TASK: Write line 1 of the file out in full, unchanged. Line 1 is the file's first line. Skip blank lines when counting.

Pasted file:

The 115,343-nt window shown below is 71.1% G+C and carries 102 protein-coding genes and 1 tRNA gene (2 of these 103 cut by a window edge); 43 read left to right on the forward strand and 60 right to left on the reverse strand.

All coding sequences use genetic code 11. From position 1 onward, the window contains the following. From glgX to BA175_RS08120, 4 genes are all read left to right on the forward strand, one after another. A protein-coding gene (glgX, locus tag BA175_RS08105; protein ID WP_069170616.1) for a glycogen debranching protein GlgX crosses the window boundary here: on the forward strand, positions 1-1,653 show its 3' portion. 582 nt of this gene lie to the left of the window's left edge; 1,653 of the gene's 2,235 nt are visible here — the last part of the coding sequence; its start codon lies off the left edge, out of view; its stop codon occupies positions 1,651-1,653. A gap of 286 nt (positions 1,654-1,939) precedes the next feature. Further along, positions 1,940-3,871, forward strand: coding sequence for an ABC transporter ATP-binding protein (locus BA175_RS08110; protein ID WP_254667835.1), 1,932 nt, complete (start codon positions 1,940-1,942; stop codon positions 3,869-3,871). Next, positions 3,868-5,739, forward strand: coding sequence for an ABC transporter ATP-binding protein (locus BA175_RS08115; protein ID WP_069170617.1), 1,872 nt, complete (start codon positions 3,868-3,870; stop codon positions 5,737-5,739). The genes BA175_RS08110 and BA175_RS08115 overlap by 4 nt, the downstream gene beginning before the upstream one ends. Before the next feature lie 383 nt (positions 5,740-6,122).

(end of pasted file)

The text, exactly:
The 115,343-nt window shown below is 71.1% G+C and carries 102 protein-coding genes and 1 tRNA gene (2 of these 103 cut by a window edge); 43 read left to right on the forward strand and 60 right to left on the reverse strand.